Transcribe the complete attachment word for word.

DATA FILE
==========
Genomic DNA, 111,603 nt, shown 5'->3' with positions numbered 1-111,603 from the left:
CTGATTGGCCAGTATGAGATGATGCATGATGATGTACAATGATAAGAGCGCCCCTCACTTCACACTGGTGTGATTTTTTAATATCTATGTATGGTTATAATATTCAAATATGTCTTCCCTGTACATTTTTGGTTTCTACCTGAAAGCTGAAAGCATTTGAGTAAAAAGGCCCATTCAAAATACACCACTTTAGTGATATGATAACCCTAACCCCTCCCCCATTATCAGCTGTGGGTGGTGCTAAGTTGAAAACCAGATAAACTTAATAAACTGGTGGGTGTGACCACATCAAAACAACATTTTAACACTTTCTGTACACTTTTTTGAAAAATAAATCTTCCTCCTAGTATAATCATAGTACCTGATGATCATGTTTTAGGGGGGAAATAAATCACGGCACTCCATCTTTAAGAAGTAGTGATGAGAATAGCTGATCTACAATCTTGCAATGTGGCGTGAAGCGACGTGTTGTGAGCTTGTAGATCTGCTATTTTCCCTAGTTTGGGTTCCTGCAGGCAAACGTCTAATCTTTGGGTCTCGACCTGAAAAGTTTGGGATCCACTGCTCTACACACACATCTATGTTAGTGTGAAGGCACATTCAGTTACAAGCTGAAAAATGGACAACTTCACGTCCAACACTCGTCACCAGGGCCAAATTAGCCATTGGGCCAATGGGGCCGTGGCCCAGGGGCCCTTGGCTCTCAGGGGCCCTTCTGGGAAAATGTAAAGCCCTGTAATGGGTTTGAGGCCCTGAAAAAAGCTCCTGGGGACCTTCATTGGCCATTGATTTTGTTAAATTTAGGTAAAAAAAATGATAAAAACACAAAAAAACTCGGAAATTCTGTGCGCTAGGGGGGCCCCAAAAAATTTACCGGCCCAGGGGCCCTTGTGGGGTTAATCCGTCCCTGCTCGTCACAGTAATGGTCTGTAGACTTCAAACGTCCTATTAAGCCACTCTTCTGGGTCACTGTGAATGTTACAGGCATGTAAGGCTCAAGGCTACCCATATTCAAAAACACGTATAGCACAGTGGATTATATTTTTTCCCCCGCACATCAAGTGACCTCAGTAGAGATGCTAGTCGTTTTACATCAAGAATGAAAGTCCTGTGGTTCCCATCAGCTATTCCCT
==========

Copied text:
Genomic DNA, 111,603 nt, shown 5'->3' with positions numbered 1-111,603 from the left:
CTGATTGGCCAGTATGAGATGATGCATGATGATGTACAATGATAAGAGCGCCCCTCACTTCACACTGGTGTGATTTTTTAATATCTATGTATGGTTATAATATTCAAATATGTCTTCCCTGTACATTTTTGGTTTCTACCTGAAAGCTGAAAGCATTTGAGTAAAAAGGCCCATTCAAAATACACCACTTTAGTGATATGATAACCCTAACCCCTCCCCCATTATCAGCTGTGGGTGGTGCTAAGTTGAAAACCAGATAAACTTAATAAACTGGTGGGTGTGACCACATCAAAACAACATTTTAACACTTTCTGTACACTTTTTTGAAAAATAAATCTTCCTCCTAGTATAATCATAGTACCTGATGATCATGTTTTAGGGGGGAAATAAATCACGGCACTCCATCTTTAAGAAGTAGTGATGAGAATAGCTGATCTACAATCTTGCAATGTGGCGTGAAGCGACGTGTTGTGAGCTTGTAGATCTGCTATTTTCCCTAGTTTGGGTTCCTGCAGGCAAACGTCTAATCTTTGGGTCTCGACCTGAAAAGTTTGGGATCCACTGCTCTACACACACATCTATGTTAGTGTGAAGGCACATTCAGTTACAAGCTGAAAAATGGACAACTTCACGTCCAACACTCGTCACCAGGGCCAAATTAGCCATTGGGCCAATGGGGCCGTGGCCCAGGGGCCCTTGGCTCTCAGGGGCCCTTCTGGGAAAATGTAAAGCCCTGTAATGGGTTTGAGGCCCTGAAAAAAGCTCCTGGGGACCTTCATTGGCCATTGATTTTGTTAAATTTAGGTAAAAAAAATGATAAAAACACAAAAAAACTCGGAAATTCTGTGCGCTAGGGGGGCCCCAAAAAATTTACCGGCCCAGGGGCCCTTGTGGGGTTAATCCGTCCCTGCTCGTCACAGTAATGGTCTGTAGACTTCAAACGTCCTATTAAGCCACTCTTCTGGGTCACTGTGAATGTTACAGGCATGTAAGGCTCAAGGCTACCCATATTCAAAAACACGTATAGCACAGTGGATTATATTTTTTCCCCCGCACATCAAGTGACCTCAGTAGAGATGCTAGTCGTTTTACATCAAGAATGAAAGTCCTGTGGTTCCCATCAGCTATTCCCT